Agropolis was a daring, scalable transitional urban farm right in the middle of Christchurch’s inner city.
About the project

Agropolis was a scalable transitional urban farm within Christchurch’s inner city. It involved composting organic waste from inner city hospitality businesses as well as the ground preparation, sowing and planting, harvesting, cooking and distribution of the produce.

Agropolis was a joint project between FESTA, Garden City 2.0, and others. It was a pilot project that the Agropolis team went on to expand into Cultivate, including creating a mobile kitchen that can be used for 'garden to plate' experiences and educational opportunities with the community, schools and beyond. Agropolis was part of a wider movement within Christchurch dedicated to empowering the community to address our own food security via accessible and sustainable food production and distribution.


"We're trying to get more people in touch with where their food comes from," says Alex Davies, chef at Shop 8. "Instead of just having a green space in the city, we're actually using it for something."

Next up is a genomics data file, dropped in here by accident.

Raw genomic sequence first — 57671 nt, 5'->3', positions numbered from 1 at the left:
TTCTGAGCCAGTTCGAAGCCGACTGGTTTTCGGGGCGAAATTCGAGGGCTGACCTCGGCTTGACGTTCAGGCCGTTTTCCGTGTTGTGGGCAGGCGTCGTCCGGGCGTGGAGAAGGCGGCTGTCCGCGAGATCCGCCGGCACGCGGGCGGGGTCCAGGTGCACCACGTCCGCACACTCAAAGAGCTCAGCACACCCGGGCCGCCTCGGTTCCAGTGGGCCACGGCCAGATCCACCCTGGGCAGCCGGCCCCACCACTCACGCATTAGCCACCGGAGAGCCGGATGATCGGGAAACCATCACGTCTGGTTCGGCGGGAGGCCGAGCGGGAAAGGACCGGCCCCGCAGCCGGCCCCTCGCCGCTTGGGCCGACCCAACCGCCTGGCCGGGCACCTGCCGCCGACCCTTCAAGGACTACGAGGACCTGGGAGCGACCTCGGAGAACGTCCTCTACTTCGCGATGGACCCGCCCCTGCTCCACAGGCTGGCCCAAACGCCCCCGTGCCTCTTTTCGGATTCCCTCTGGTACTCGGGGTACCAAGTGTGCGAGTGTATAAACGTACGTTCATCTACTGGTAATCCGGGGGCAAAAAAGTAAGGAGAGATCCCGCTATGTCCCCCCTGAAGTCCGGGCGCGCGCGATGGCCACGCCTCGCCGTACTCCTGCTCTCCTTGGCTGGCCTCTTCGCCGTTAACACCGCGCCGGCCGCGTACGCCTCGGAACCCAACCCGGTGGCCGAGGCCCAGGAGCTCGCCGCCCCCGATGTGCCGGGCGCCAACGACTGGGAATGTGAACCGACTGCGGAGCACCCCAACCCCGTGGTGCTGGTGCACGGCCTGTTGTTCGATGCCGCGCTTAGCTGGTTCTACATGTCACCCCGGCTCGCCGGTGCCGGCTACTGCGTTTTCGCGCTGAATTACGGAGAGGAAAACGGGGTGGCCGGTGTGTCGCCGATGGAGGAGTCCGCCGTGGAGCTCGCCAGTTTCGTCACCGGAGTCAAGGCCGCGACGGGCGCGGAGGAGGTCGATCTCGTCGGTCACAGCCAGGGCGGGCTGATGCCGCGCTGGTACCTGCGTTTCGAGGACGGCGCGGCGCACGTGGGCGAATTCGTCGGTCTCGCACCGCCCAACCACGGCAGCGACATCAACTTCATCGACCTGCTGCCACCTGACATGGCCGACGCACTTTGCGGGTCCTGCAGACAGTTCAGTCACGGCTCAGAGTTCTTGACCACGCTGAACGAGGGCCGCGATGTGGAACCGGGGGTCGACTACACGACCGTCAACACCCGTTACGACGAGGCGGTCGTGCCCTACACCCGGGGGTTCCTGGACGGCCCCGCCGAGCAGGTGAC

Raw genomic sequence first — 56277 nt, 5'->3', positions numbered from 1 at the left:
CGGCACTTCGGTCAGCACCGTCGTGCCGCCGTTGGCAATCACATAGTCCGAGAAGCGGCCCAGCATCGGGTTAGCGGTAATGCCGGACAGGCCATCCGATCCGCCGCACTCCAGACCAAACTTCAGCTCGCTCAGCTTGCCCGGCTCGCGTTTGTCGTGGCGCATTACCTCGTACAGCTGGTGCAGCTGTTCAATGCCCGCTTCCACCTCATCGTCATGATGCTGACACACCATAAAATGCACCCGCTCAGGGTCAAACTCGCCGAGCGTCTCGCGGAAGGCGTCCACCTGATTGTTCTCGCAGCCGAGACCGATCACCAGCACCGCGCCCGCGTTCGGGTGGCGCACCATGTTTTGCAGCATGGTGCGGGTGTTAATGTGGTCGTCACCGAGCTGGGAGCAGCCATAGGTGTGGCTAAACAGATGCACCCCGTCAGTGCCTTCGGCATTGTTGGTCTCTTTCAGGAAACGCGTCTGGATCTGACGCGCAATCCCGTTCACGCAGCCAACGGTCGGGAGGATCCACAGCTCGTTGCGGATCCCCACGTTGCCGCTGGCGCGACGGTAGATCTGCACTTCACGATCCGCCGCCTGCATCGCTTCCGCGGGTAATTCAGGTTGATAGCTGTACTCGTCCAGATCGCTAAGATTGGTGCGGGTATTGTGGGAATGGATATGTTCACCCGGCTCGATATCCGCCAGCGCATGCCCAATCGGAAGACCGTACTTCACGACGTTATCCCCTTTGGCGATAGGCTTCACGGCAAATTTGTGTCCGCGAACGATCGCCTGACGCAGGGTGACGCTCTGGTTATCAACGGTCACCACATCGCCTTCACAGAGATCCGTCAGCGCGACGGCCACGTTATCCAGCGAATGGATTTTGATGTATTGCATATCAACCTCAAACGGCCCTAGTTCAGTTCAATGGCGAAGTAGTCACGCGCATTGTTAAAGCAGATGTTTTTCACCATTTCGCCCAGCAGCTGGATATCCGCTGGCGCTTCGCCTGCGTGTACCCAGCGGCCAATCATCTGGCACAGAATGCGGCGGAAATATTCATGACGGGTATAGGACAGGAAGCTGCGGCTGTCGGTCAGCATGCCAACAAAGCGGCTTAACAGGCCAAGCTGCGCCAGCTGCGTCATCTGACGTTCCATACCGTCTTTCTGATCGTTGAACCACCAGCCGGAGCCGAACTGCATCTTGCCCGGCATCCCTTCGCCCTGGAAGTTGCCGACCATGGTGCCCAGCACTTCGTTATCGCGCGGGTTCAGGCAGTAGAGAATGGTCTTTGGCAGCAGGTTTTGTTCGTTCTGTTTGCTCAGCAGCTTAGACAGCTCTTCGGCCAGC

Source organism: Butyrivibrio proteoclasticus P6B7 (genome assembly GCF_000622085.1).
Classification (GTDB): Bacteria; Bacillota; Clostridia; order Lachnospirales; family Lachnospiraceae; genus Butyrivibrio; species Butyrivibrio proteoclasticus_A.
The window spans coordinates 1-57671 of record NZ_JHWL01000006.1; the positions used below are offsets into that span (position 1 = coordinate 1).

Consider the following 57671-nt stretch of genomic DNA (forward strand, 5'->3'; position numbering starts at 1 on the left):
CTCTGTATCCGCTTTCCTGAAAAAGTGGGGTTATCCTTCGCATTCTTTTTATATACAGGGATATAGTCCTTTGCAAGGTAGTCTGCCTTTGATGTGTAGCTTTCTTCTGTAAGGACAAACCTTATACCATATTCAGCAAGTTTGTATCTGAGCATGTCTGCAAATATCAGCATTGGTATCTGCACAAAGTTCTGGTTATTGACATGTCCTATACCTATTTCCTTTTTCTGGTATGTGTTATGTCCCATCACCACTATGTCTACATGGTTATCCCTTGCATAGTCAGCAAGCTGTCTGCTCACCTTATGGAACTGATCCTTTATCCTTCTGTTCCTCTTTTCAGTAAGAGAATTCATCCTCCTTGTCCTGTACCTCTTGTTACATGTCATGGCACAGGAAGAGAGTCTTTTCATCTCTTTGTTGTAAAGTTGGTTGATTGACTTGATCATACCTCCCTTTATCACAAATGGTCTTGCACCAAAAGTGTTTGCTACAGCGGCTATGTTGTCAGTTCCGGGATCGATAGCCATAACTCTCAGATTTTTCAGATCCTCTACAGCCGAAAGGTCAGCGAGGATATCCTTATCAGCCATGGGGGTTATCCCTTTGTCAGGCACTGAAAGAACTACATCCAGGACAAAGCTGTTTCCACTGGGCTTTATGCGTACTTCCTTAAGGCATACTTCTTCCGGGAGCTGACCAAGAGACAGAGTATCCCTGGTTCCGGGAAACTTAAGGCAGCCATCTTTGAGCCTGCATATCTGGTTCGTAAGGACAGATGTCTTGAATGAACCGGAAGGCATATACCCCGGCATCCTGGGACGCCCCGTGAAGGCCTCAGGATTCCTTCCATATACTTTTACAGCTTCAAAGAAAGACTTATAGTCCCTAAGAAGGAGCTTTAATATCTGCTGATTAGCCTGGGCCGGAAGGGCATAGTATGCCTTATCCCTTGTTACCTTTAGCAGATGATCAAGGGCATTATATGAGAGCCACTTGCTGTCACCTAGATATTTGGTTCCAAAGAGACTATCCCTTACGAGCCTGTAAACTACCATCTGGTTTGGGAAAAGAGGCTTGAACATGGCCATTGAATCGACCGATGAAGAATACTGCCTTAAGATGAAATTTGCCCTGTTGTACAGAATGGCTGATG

Agropolis holds regular public workshops on composting, seed raising, and sustainable building. The Agropolis shed build was led by Dr. Kerry Mulligan and the students at the School of Architectural Studies, CPIT, with help by volunteers. The shed uses four different sustainable building techniques.

Supported by:

Garden City 2.0, FESTA, A Local Food Project, Plant Gang, AECOM, Citycare, CPIT, Gardenmakers, Soil and Health Canterbury, EMNZ, Zing Bokashi, Thank You Payroll, Songs for Christchurch, SIFT, Roots Restaurant, BearLion Foods, and Shop 8.

Site access, Negotiations with CERA, Some materials sourcing
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